There have been only three cases of student-to-teacher transmission reported in Pima County schools, Eller said, adding that in each case people were either not wearing masks or being in extremely close contact for extended periods of time. In some special education classes, wearing masks and social distancing is not possible depending on students’ needs.

Despite the Health Department’s assurances that transmission in schools is low, many educators in TUSD and other local school districts are not comfortable going back into the classroom, even with the vaccine.

In the Star’s informal survey, 62% of respondents said the fact that more K-12 staff are getting vaccinated makes them feel safer about being on campus and in a classroom, but 38% said it does not.

Many respondents said they want schools to follow the guidelines that were laid out at the beginning of the school year — that it’s not safe to resume in-person classes until all the health metrics are out of the red.

Respondents also complained of class sizes that wouldn’t allow room to socially distance, poor ventilation in classrooms, unknowns of the new COVID-19 variants, students and their families not being vaccinated, the likelihood of still being able to infect people who aren’t vaccinated, a shortage of staff to cover when people get sick or have to quarantine and a concern that changing students’ routines toward the end of the school year won’t be good for them.

TUSD, serving about 40,000 students, plans to open classrooms for the first time this school year in late March. Based on district-led parent surveys, they plan on welcoming about half the elementary school students for full-time school, and a possible 80% of students in the upper grades for half-days on campus, four times a week.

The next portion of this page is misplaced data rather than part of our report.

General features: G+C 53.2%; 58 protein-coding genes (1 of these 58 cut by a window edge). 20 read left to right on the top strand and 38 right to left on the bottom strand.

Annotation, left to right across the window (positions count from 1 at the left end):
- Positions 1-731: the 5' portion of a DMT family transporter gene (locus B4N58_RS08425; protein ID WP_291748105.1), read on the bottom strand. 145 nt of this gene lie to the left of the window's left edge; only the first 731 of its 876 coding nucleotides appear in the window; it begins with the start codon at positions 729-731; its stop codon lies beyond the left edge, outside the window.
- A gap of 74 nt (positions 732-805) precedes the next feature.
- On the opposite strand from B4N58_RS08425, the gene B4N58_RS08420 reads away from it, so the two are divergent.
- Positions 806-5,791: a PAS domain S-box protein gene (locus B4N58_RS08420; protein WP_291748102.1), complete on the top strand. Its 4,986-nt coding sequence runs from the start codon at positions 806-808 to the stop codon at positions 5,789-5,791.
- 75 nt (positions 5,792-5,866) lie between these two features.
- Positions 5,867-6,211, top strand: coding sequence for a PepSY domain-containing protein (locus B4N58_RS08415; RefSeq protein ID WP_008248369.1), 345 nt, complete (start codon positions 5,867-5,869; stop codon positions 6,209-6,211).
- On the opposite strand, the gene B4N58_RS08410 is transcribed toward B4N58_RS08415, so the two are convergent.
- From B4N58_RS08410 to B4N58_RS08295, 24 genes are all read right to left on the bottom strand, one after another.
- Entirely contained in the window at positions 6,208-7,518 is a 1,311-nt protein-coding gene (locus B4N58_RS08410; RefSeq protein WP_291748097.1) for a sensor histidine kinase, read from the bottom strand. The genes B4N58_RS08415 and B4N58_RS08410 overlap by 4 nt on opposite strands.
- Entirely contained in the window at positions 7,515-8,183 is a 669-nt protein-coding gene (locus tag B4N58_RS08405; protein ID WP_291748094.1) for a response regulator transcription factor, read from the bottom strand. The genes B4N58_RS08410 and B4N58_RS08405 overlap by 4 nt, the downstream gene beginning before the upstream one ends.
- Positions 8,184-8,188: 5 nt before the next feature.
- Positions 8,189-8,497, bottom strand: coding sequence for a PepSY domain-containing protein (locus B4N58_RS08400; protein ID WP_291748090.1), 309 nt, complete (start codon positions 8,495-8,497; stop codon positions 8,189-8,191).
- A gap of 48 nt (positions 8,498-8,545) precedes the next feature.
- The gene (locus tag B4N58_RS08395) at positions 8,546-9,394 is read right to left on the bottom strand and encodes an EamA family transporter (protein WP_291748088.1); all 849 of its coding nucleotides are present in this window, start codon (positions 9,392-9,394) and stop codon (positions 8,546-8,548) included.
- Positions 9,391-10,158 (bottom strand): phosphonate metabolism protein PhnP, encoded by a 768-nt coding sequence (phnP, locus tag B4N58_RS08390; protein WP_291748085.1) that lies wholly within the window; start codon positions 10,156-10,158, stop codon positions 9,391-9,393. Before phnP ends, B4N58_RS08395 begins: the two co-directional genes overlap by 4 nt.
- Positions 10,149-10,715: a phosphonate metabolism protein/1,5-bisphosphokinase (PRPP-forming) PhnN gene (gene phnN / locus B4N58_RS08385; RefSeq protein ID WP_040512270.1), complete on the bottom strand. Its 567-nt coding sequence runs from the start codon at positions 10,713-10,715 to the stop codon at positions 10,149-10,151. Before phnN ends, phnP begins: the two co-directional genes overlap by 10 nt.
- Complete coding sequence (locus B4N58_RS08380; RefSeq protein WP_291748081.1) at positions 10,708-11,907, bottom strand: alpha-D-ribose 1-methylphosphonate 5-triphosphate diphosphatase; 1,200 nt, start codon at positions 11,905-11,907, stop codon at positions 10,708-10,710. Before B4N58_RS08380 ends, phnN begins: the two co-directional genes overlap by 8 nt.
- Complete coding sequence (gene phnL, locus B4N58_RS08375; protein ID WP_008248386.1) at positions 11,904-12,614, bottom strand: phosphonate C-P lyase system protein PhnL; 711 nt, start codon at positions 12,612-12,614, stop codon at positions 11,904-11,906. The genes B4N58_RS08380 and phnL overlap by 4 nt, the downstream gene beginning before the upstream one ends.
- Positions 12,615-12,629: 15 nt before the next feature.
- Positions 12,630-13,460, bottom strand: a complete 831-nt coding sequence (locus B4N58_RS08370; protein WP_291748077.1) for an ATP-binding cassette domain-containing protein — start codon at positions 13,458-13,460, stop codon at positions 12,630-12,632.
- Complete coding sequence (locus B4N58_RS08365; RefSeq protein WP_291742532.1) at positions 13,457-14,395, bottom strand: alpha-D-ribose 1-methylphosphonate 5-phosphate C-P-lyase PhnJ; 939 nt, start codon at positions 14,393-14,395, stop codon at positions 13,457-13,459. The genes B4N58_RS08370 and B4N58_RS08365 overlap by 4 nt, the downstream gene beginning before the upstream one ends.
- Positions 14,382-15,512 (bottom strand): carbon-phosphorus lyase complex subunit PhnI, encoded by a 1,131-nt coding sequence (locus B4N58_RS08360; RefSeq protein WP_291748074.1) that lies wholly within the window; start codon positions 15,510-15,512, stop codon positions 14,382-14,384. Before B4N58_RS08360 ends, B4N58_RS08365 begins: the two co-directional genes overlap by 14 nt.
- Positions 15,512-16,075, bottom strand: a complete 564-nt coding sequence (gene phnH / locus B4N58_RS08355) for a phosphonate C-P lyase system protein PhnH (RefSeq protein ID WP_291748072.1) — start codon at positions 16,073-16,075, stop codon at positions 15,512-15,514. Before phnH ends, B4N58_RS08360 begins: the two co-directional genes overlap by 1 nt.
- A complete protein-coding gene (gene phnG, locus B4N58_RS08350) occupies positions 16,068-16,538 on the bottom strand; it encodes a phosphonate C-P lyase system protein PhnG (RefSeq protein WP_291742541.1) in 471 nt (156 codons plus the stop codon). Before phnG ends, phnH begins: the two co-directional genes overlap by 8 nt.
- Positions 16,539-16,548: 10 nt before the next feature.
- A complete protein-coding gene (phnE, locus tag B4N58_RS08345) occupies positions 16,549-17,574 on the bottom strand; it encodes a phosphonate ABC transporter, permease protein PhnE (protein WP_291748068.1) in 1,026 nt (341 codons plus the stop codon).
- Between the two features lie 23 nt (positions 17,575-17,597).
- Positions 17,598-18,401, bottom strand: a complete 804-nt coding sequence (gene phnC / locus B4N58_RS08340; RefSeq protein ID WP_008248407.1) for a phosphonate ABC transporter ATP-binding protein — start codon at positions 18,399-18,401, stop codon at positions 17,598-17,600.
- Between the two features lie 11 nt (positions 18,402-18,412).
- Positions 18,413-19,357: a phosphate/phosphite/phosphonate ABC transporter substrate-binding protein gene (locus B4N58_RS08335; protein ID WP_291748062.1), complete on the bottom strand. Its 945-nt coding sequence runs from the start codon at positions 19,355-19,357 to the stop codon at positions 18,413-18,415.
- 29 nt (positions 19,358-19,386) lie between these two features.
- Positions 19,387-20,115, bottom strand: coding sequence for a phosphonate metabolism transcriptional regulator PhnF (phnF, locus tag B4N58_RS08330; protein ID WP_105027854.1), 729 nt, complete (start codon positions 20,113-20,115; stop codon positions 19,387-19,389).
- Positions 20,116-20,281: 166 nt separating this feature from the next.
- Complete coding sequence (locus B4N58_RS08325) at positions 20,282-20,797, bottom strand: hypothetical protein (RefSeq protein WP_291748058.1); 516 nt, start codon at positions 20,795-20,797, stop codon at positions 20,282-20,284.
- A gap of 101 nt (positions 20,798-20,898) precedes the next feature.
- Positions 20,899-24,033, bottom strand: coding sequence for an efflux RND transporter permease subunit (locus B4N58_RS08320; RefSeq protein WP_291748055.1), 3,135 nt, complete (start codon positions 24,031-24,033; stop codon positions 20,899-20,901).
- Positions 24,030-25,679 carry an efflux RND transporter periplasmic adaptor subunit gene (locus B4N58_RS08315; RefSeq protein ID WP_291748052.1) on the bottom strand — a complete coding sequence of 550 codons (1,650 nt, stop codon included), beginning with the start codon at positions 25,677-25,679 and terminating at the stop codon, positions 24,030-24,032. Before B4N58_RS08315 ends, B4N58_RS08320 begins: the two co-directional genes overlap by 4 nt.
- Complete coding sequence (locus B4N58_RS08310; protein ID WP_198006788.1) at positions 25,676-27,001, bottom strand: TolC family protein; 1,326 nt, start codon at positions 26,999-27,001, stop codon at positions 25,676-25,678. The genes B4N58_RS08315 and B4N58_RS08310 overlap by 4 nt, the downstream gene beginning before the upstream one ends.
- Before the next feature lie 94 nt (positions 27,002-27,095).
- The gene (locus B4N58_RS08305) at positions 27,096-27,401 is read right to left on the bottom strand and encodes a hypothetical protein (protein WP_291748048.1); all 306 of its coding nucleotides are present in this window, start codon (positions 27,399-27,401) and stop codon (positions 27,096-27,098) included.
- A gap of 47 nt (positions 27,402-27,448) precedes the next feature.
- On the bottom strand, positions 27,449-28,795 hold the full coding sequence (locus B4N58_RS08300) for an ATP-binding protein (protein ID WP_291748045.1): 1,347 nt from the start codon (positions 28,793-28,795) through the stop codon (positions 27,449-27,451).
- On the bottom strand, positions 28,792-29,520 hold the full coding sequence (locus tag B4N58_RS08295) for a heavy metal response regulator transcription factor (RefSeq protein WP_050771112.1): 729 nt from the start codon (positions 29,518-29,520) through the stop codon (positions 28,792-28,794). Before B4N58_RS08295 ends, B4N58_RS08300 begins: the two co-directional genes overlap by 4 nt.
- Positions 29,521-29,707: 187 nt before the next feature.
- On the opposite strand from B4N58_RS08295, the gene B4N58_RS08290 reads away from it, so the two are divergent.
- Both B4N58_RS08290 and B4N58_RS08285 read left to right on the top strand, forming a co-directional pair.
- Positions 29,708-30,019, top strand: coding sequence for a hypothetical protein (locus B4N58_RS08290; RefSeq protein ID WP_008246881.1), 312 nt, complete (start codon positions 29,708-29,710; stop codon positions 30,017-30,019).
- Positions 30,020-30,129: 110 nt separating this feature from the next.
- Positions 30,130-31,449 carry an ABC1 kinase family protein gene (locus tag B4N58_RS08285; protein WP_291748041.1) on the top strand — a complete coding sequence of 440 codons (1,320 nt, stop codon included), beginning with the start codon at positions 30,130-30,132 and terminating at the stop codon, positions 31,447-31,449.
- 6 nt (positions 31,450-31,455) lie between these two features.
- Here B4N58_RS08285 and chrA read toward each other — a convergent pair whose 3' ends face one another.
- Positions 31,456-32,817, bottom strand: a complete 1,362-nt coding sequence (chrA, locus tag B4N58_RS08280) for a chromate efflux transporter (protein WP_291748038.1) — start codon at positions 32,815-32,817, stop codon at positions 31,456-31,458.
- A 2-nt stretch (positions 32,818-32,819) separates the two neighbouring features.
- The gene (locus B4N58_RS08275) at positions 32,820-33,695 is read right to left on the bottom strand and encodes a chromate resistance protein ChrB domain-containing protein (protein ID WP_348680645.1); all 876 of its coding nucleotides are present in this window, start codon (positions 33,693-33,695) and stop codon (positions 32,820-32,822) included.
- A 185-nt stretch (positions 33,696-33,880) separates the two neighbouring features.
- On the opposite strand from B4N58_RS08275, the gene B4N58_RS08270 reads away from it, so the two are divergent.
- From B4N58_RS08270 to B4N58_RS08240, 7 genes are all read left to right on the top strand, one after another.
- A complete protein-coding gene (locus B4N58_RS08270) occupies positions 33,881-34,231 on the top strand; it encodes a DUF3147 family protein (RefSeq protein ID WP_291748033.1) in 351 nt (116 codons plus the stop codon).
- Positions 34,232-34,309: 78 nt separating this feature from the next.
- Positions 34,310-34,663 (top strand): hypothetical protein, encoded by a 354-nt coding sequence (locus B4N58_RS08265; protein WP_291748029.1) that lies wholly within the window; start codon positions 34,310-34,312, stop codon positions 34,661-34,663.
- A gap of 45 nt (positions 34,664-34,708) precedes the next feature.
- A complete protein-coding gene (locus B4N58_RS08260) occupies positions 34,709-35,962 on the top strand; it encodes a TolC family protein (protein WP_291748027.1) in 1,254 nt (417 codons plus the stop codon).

Nancy McCallion, who teaches English as a second language in a TUSD high school, says being vaccinated makes her feel safer for herself, but she still has concerns for her family and the broader community.

Her husband has a health condition that puts him at a higher risk, and the vaccine does not guarantee that she cannot carry the virus home to him. They were recently able to get him a vaccine appointment since he’s over 65, but McCallion’s daughter, who is a teacher’s aide, just had her appointment canceled due to a vaccine shortage.

Back in November, McCallion was prepared to resign rather than go back into the classroom. And now it feels like a race to get her family vaccinated before she has to return.

“I feel OK to take the risk,” she said. “As they say, you won’t be shedding as much — even if you have it you won’t be as contagious — but with the new strains coming out that are more contagious that’s also scary.”

Like McCallion, many survey respondents worried about still being able to transmit the virus to unvaccinated family members. Also, like many respondents, she’s worried about her students, who have been virtual all year, starting a new routine during the last quarter of the school year. And in the new schedule she’ll have less time with them due to being with in-person students in the morning and virtual students in the afternoon.

“It’s this race to get us back in, but they’re not following the CDC guidelines,” she said. “The CDC said all teachers don’t need to be vaccinated, but they’re also saying you need 6-foot distancing.”

Contact reporter Danyelle Khmara at dkhmara@tucson.com or 573-4223. On Twitter: @DanyelleKhmara


Subscribe to stay connected to Tucson. A subscription helps you access more of the local stories that keep you connected to the community.

Concerned about COVID-19?

* I understand and agree that registration on or use of this site constitutes agreement to its user agreement and privacy policy.

Related to this story

Get up-to-the-minute news sent straight to your device.

Topics

News Alerts

Breaking News